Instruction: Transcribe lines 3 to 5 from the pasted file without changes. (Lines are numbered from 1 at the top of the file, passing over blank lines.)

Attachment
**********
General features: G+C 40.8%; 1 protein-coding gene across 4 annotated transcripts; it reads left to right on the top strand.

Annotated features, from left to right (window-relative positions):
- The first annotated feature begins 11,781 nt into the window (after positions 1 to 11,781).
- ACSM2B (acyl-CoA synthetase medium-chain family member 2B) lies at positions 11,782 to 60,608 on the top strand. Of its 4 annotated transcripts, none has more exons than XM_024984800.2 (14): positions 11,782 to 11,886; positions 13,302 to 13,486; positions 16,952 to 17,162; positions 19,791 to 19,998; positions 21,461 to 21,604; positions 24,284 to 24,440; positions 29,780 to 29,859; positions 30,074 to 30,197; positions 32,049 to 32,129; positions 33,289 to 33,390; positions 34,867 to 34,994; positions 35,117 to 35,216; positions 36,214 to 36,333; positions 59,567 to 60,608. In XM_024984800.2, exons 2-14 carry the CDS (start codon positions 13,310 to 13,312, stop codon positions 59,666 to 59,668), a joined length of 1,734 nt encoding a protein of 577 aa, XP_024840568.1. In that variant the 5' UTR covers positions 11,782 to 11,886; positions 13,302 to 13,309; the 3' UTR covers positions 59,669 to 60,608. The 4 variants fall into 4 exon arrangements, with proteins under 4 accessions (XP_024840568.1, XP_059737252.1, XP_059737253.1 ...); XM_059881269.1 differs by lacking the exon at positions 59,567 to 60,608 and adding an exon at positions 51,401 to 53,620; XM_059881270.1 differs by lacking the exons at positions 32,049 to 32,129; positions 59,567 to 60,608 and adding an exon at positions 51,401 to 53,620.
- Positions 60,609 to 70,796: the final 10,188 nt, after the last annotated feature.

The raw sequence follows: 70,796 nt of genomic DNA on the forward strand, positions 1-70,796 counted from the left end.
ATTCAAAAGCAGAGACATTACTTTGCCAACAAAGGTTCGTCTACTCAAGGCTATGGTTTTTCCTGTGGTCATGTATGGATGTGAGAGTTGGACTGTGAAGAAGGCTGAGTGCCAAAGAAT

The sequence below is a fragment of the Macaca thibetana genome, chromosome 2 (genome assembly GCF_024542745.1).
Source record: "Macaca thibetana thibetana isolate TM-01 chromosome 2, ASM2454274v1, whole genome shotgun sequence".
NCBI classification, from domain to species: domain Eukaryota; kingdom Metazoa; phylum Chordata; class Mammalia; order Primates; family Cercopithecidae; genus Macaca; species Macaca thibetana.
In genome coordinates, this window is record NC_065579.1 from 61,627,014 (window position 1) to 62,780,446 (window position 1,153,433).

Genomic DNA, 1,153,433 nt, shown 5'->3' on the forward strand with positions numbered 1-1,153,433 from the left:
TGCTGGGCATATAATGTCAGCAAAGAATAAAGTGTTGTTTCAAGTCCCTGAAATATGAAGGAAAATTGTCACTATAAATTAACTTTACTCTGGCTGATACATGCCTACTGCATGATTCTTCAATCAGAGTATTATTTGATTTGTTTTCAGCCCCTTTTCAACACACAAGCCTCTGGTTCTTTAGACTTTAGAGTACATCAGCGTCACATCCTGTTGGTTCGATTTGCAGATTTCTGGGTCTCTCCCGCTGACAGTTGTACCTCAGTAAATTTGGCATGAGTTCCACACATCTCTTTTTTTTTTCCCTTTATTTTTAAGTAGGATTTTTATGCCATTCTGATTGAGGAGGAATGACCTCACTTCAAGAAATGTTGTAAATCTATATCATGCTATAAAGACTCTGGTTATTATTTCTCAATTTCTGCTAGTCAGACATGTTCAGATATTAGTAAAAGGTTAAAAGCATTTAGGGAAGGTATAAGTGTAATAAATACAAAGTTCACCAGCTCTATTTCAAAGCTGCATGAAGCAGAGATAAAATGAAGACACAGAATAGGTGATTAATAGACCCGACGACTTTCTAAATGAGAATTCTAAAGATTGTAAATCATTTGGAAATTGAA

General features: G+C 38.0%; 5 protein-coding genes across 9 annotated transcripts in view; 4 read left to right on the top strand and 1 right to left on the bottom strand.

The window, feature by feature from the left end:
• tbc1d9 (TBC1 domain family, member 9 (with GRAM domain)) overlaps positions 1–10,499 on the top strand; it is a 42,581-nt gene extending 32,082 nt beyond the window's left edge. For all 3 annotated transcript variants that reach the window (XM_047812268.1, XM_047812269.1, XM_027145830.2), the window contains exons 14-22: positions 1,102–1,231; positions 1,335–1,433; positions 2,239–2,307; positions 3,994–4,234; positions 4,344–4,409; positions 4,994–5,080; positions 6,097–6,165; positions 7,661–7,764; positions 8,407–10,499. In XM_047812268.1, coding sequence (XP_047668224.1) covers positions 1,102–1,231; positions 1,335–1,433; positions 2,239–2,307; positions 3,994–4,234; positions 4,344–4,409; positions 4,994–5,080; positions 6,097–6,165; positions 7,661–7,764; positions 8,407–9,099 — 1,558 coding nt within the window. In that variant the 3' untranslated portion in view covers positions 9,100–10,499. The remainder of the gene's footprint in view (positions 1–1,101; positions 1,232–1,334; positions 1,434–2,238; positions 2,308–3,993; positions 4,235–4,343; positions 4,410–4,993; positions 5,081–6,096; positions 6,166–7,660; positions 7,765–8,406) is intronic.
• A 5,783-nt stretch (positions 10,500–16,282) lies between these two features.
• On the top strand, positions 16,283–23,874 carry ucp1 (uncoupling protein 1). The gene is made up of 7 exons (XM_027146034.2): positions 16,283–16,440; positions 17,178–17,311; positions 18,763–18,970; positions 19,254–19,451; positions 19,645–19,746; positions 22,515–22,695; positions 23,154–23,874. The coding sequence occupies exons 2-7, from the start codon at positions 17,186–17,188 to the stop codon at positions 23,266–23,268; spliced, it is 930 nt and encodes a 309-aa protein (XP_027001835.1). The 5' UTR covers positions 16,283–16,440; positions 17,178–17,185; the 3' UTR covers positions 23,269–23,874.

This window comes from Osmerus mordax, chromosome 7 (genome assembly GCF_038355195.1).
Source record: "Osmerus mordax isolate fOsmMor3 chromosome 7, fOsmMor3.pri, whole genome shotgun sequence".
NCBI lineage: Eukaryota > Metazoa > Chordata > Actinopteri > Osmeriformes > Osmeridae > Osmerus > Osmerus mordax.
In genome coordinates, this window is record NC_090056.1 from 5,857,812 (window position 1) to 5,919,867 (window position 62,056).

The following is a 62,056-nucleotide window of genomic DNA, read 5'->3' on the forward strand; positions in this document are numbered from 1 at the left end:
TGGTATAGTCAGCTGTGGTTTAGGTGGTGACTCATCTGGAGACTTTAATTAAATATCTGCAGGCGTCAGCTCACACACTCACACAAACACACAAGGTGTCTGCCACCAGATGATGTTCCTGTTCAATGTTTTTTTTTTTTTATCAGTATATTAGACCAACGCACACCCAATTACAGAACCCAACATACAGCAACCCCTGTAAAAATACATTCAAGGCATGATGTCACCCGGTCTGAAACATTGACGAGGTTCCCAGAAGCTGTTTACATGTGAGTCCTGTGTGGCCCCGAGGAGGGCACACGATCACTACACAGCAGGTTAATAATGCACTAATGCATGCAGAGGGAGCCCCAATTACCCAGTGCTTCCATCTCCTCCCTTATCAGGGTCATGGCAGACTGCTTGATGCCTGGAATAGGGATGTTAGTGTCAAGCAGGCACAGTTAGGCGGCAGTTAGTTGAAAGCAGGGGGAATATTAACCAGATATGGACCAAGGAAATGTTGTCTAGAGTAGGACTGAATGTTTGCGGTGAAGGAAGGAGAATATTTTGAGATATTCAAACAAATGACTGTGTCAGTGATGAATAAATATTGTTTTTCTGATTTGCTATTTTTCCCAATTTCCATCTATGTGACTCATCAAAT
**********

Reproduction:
- The first annotated feature begins 11,781 nt into the window (after positions 1 to 11,781).
- ACSM2B (acyl-CoA synthetase medium-chain family member 2B) lies at positions 11,782 to 60,608 on the top strand. Of its 4 annotated transcripts, none has more exons than XM_024984800.2 (14): positions 11,782 to 11,886; positions 13,302 to 13,486; positions 16,952 to 17,162; positions 19,791 to 19,998; positions 21,461 to 21,604; positions 24,284 to 24,440; positions 29,780 to 29,859; positions 30,074 to 30,197; positions 32,049 to 32,129; positions 33,289 to 33,390; positions 34,867 to 34,994; positions 35,117 to 35,216; positions 36,214 to 36,333; positions 59,567 to 60,608. In XM_024984800.2, exons 2-14 carry the CDS (start codon positions 13,310 to 13,312, stop codon positions 59,666 to 59,668), a joined length of 1,734 nt encoding a protein of 577 aa, XP_024840568.1. In that variant the 5' UTR covers positions 11,782 to 11,886; positions 13,302 to 13,309; the 3' UTR covers positions 59,669 to 60,608. The 4 variants fall into 4 exon arrangements, with proteins under 4 accessions (XP_024840568.1, XP_059737252.1, XP_059737253.1 ...); XM_059881269.1 differs by lacking the exon at positions 59,567 to 60,608 and adding an exon at positions 51,401 to 53,620; XM_059881270.1 differs by lacking the exons at positions 32,049 to 32,129; positions 59,567 to 60,608 and adding an exon at positions 51,401 to 53,620.
- Positions 60,609 to 70,796: the final 10,188 nt, after the last annotated feature.